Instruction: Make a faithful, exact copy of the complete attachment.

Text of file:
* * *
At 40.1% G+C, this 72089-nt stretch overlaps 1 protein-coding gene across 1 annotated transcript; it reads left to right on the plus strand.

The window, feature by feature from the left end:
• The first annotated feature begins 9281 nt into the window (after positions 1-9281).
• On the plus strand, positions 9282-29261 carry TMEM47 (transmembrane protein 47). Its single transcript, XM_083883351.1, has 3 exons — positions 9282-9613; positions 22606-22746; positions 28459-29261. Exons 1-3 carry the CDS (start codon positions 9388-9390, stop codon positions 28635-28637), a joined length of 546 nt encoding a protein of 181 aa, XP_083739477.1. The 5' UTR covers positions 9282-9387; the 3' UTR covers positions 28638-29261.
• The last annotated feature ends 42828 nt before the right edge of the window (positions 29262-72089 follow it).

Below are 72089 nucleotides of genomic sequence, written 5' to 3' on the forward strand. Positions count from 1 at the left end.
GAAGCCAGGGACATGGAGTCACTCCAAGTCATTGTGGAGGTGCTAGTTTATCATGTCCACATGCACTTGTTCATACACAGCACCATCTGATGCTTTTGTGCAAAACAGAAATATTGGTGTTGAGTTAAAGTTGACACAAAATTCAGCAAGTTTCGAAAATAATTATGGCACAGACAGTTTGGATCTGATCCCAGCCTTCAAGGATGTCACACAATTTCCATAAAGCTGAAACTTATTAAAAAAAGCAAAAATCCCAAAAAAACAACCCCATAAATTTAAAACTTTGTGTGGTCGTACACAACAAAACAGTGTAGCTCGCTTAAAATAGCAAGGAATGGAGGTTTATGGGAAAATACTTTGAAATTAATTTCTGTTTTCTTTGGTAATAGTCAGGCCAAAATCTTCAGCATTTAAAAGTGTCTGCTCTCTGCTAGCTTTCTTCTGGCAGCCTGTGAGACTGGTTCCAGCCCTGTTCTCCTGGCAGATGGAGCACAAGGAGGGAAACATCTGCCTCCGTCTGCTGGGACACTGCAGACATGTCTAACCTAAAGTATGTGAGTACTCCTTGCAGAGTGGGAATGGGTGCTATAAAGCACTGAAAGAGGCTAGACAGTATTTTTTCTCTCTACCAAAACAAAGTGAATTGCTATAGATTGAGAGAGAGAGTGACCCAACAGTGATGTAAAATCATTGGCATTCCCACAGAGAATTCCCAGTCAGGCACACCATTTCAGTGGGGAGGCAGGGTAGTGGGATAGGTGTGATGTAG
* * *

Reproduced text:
At 40.1% G+C, this 72089-nt stretch overlaps 1 protein-coding gene across 1 annotated transcript; it reads left to right on the plus strand.

The window, feature by feature from the left end:
• The first annotated feature begins 9281 nt into the window (after positions 1-9281).
• On the plus strand, positions 9282-29261 carry TMEM47 (transmembrane protein 47). Its single transcript, XM_083883351.1, has 3 exons — positions 9282-9613; positions 22606-22746; positions 28459-29261. Exons 1-3 carry the CDS (start codon positions 9388-9390, stop codon positions 28635-28637), a joined length of 546 nt encoding a protein of 181 aa, XP_083739477.1. The 5' UTR covers positions 9282-9387; the 3' UTR covers positions 28638-29261.
• The last annotated feature ends 42828 nt before the right edge of the window (positions 29262-72089 follow it).

Below are 72089 nucleotides of genomic sequence, written 5' to 3' on the forward strand. Positions count from 1 at the left end.
GAAGCCAGGGACATGGAGTCACTCCAAGTCATTGTGGAGGTGCTAGTTTATCATGTCCACATGCACTTGTTCATACACAGCACCATCTGATGCTTTTGTGCAAAACAGAAATATTGGTGTTGAGTTAAAGTTGACACAAAATTCAGCAAGTTTCGAAAATAATTATGGCACAGACAGTTTGGATCTGATCCCAGCCTTCAAGGATGTCACACAATTTCCATAAAGCTGAAACTTATTAAAAAAAGCAAAAATCCCAAAAAAACAACCCCATAAATTTAAAACTTTGTGTGGTCGTACACAACAAAACAGTGTAGCTCGCTTAAAATAGCAAGGAATGGAGGTTTATGGGAAAATACTTTGAAATTAATTTCTGTTTTCTTTGGTAATAGTCAGGCCAAAATCTTCAGCATTTAAAAGTGTCTGCTCTCTGCTAGCTTTCTTCTGGCAGCCTGTGAGACTGGTTCCAGCCCTGTTCTCCTGGCAGATGGAGCACAAGGAGGGAAACATCTGCCTCCGTCTGCTGGGACACTGCAGACATGTCTAACCTAAAGTATGTGAGTACTCCTTGCAGAGTGGGAATGGGTGCTATAAAGCACTGAAAGAGGCTAGACAGTATTTTTTCTCTCTACCAAAACAAAGTGAATTGCTATAGATTGAGAGAGAGAGTGACCCAACAGTGATGTAAAATCATTGGCATTCCCACAGAGAATTCCCAGTCAGGCACACCATTTCAGTGGGGAGGCAGGGTAGTGGGATAGGTGTGATGTAG